And it was the people behind Your Sinclair that made it popular, the real characters, and the not-so-real. Treading a fine line while working for rival magazine, Crash, John Minson in particular wrote under several pseudonyms, even going so far as creating a romance between two of his characters. For readers sending in letters of affection to the love-struck pair of Gwyn Hughes and Rachael Smith, there was to be no hope of a reply, at least not from them in particular. Even Munford had got in on the act, creating the female persona of Sue Denham for the earlier issues. But there was a very real chemistry happening, including a lark-filled bromance that straddled the twin obstacles of geography and class. "Being a working-class kind of chap, I used to hop out every now and then to get some fags," recalls South warmly, "Berks, being an upper class sort, for fun called me Snouty, everyone laughed and it stuck. Yes, there was a culture clash initially, I thought he was such a stuck-up toff and would never fit in when he joined. But we realised that we were very alike, and shared the same sense of humour, becoming the best of friends. It didn't actually matter where we came from."

South laughs when I ask him how many lunchtimes were spent down the pub with Berkmann, Maughan and the other members of the Your Sinclair team. "Ha, every lunchtime! I got hired in a pub, celebrated in a pub and subsequently spent every day of the magazine in the pub." Near Dennis Publishing's offices on Rathbone Place was an establishment known as The Wheatsheaf. "It became an extension of the office. Not a great deal at lunchtime, but God we drank a lot in the evenings. It'd kill me stone dead today!"

As deputy editor, Maughan would have the added bonus of PR junkets and boozy lunches hosted by software houses. "I remember going to a PR thing on a boat once, and by 11am we were all drinking Buck's Fizz and champagne - that was fairly normal when a game was being launched. I don't recall much else about that day other than sitting next to Willie Rushden and him bumming a cigarette off me!" Another time, after her promotion to editor, Maughan was invited by BT's games division, Firebird, to a restaurant in the city. After a meal buttressed with vodka and orange, red wine and flaming Sambucas, she returned to the office and promptly fell asleep, before waking up around 6pm. And then going to the pub.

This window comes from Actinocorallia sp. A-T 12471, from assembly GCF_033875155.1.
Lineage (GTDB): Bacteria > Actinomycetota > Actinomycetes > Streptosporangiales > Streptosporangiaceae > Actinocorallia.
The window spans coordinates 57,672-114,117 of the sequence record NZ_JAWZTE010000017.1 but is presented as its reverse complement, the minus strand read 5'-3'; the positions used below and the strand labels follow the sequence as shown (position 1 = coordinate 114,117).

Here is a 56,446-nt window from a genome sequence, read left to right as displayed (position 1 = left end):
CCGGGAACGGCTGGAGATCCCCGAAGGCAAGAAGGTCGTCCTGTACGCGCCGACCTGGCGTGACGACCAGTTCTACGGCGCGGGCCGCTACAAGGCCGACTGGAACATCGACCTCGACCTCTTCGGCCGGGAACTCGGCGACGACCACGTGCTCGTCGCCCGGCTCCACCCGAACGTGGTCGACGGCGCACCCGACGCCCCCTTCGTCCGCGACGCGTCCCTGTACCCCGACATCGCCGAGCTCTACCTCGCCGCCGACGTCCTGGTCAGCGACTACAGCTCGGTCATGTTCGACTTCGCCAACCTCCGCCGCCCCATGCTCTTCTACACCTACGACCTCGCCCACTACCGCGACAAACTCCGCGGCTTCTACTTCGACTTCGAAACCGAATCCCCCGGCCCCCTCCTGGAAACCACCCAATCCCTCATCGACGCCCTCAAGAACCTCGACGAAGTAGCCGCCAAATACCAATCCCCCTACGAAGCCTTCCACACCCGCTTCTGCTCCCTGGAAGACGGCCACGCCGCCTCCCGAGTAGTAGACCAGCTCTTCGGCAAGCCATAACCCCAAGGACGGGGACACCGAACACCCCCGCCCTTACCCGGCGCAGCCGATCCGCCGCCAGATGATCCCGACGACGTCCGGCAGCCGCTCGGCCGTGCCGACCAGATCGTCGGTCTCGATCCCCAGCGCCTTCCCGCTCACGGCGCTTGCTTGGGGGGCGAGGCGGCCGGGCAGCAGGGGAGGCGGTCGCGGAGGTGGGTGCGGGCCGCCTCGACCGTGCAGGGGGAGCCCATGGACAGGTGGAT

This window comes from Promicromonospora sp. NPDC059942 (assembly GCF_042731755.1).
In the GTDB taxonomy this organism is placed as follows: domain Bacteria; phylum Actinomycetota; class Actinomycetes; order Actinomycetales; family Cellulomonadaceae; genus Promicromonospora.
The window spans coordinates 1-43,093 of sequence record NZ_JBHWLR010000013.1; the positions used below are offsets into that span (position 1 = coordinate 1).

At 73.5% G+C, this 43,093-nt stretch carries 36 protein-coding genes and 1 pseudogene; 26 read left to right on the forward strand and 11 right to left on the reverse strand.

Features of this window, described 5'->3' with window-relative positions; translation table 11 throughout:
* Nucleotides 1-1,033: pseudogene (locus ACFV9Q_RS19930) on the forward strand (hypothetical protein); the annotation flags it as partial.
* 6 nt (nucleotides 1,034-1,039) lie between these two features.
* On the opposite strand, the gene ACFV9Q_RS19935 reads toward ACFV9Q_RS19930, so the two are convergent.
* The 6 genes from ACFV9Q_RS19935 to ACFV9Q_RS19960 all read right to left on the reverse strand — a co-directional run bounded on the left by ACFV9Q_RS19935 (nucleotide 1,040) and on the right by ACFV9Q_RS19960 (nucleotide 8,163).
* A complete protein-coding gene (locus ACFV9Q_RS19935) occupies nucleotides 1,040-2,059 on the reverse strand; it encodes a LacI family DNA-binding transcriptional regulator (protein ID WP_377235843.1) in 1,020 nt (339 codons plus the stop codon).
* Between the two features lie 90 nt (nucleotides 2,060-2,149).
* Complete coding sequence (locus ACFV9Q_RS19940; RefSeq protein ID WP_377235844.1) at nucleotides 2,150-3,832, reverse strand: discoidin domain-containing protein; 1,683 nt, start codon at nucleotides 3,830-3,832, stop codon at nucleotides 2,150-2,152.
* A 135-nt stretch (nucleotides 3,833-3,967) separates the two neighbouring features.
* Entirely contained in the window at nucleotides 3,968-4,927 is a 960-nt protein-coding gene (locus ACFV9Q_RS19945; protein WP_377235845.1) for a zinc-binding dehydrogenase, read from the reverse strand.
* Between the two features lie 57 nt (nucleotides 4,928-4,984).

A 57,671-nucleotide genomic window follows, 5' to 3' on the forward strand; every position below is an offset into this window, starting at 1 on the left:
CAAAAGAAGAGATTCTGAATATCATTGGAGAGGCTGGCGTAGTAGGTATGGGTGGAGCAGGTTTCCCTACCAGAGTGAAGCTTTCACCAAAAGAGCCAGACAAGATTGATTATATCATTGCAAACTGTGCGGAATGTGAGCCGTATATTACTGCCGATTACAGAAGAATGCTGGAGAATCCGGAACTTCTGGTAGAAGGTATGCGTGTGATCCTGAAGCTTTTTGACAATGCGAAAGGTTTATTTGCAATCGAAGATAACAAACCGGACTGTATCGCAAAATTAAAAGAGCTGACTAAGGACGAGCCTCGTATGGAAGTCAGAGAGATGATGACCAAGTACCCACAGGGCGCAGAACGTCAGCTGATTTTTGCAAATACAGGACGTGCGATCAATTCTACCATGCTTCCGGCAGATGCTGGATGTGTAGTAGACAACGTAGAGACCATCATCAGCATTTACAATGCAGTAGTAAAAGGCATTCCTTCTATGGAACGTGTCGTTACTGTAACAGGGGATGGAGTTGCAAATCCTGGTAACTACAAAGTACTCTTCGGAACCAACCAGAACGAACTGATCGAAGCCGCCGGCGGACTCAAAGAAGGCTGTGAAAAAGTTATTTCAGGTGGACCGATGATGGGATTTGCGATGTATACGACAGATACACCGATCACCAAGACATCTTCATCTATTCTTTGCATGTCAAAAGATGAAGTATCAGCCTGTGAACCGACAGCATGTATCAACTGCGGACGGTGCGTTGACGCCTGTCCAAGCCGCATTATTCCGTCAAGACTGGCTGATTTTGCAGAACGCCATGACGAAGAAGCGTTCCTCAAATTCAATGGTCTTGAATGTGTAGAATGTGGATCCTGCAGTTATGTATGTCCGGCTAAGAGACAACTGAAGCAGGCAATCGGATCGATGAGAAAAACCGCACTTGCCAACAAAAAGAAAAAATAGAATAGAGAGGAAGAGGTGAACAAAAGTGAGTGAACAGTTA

1987 had been a fine start to Teresa Maughan's turn as Your Sinclair editor. "There were all these people I gave jobs to that you probably wouldn't normally, but I very much believe in giving people a break," she reveals. "Take Duncan McDonald, for example. He was completely crazy, and probably one of the most talented people I've worked with. But he would be so unreliable, pitching up to the office around 1pm and working until 2 in the morning. And David McCandless - Macca - he was a reader who just kept writing letters in until I invited him in to do some work experience."

Having bedded in during 1987, Maughan decided to push the boat out further the following year, making the humour more daring and the covers more outrageous. "Kevin was quite daring," says South, "but Teresa was ever-so-slightly-more daring. I actually thought the covers often went too far: she'd show Berks and I the next one and we'd be like 'Fucking hell, is that allowed?'.

Beginning with January 1988 and its blood-stained He-Man sword, Your Sinclair celebrated Martech's Vixen not just with a pin-up poster of its star, page 3 model Corinne Russell; brazenly front and centre was also the buxom lady, instigating a swathe of angry parents on the letters pages, with the blood-soaked pig on the June 88 cover and flying teeth and eyeballs of October 1988 doing little to dissuade the distressed mothers. Even a tie-in giveaway of Viz comic, adapted for a younger audience, drew criticism. But most importantly, sales remained strong - the format was clearly working. "I took the view that I just thought about my audience who were predominately teenage boys," notes Maughan, "Plus we wanted a magazine that was pushing the boundaries, and a bit edgy and exciting. That was all deliberate, and, yes, we did get a lot of letters from parents. Oh well..."

With Your Sinclair's excellent relationship with many of the software houses resulting in some fine exclusives on its cover mounted cassette tapes, Maughan began looking ahead by the end of 1988. Her final issue as editor would be in May the following year. "I became publisher in 1989, the natural progression, but one that took me further away from the thing I loved the most - writing and editing." Phil South, who had combined review-writing with the vital job of editing the tips section, also left, convinced the freelance life was for him. "I was beginning to write bollocks," he explains candidly, "and it was not as funny as it should be. A lot of the games were really similar, so it was hard to say stuff without it becoming clichéd." Also tiring of the commute from Hemel Hempstead into the city every day, the lure of working from home proved too much for South. "Mostly, I just couldn't do the drinking and joke writing any more. And without those things, I was of no use to Your Sinclair." With Berkmann also leaving, the team behind Your Sinclair was changing rapidly, as was the Spectrum video game market. But on they both continued.